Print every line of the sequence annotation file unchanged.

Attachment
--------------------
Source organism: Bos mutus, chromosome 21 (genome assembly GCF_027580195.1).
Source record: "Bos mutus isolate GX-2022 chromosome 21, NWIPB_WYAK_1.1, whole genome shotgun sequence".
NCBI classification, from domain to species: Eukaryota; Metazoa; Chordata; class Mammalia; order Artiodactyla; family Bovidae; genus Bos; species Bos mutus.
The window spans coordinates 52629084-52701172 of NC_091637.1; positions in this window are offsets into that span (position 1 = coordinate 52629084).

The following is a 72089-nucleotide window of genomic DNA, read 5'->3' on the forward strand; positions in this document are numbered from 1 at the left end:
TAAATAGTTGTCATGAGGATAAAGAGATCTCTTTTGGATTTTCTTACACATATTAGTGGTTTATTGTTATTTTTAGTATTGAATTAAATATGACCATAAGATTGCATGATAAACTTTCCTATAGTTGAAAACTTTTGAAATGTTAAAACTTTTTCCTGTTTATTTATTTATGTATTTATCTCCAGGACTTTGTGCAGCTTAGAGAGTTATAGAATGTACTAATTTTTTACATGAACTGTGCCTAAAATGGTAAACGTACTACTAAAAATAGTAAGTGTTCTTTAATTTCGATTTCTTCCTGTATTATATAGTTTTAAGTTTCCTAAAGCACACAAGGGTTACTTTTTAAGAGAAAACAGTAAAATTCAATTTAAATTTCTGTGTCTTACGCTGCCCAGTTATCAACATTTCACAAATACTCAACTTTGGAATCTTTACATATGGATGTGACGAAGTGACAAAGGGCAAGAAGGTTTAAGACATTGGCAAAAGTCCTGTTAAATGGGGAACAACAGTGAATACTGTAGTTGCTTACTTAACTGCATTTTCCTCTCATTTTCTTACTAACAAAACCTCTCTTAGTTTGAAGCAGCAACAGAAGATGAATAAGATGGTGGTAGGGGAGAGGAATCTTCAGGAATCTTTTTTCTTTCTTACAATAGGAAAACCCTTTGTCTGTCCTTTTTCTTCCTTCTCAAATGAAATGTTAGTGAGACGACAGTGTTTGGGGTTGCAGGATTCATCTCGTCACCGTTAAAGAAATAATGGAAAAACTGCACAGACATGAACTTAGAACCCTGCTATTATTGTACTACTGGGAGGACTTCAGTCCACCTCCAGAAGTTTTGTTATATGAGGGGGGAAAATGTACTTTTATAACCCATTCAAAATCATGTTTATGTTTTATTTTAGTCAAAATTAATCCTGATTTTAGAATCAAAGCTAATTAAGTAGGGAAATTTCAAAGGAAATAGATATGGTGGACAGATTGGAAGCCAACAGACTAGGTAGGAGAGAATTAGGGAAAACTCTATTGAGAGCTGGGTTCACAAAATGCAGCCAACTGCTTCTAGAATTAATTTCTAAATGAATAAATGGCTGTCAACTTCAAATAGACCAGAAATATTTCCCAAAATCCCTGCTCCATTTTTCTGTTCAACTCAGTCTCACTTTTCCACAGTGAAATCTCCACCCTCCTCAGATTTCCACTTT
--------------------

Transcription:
Source organism: Bos mutus, chromosome 21 (genome assembly GCF_027580195.1).
Source record: "Bos mutus isolate GX-2022 chromosome 21, NWIPB_WYAK_1.1, whole genome shotgun sequence".
NCBI classification, from domain to species: Eukaryota; Metazoa; Chordata; class Mammalia; order Artiodactyla; family Bovidae; genus Bos; species Bos mutus.
The window spans coordinates 52629084-52701172 of NC_091637.1; positions in this window are offsets into that span (position 1 = coordinate 52629084).

The following is a 72089-nucleotide window of genomic DNA, read 5'->3' on the forward strand; positions in this document are numbered from 1 at the left end:
TAAATAGTTGTCATGAGGATAAAGAGATCTCTTTTGGATTTTCTTACACATATTAGTGGTTTATTGTTATTTTTAGTATTGAATTAAATATGACCATAAGATTGCATGATAAACTTTCCTATAGTTGAAAACTTTTGAAATGTTAAAACTTTTTCCTGTTTATTTATTTATGTATTTATCTCCAGGACTTTGTGCAGCTTAGAGAGTTATAGAATGTACTAATTTTTTACATGAACTGTGCCTAAAATGGTAAACGTACTACTAAAAATAGTAAGTGTTCTTTAATTTCGATTTCTTCCTGTATTATATAGTTTTAAGTTTCCTAAAGCACACAAGGGTTACTTTTTAAGAGAAAACAGTAAAATTCAATTTAAATTTCTGTGTCTTACGCTGCCCAGTTATCAACATTTCACAAATACTCAACTTTGGAATCTTTACATATGGATGTGACGAAGTGACAAAGGGCAAGAAGGTTTAAGACATTGGCAAAAGTCCTGTTAAATGGGGAACAACAGTGAATACTGTAGTTGCTTACTTAACTGCATTTTCCTCTCATTTTCTTACTAACAAAACCTCTCTTAGTTTGAAGCAGCAACAGAAGATGAATAAGATGGTGGTAGGGGAGAGGAATCTTCAGGAATCTTTTTTCTTTCTTACAATAGGAAAACCCTTTGTCTGTCCTTTTTCTTCCTTCTCAAATGAAATGTTAGTGAGACGACAGTGTTTGGGGTTGCAGGATTCATCTCGTCACCGTTAAAGAAATAATGGAAAAACTGCACAGACATGAACTTAGAACCCTGCTATTATTGTACTACTGGGAGGACTTCAGTCCACCTCCAGAAGTTTTGTTATATGAGGGGGGAAAATGTACTTTTATAACCCATTCAAAATCATGTTTATGTTTTATTTTAGTCAAAATTAATCCTGATTTTAGAATCAAAGCTAATTAAGTAGGGAAATTTCAAAGGAAATAGATATGGTGGACAGATTGGAAGCCAACAGACTAGGTAGGAGAGAATTAGGGAAAACTCTATTGAGAGCTGGGTTCACAAAATGCAGCCAACTGCTTCTAGAATTAATTTCTAAATGAATAAATGGCTGTCAACTTCAAATAGACCAGAAATATTTCCCAAAATCCCTGCTCCATTTTTCTGTTCAACTCAGTCTCACTTTTCCACAGTGAAATCTCCACCCTCCTCAGATTTCCACTTT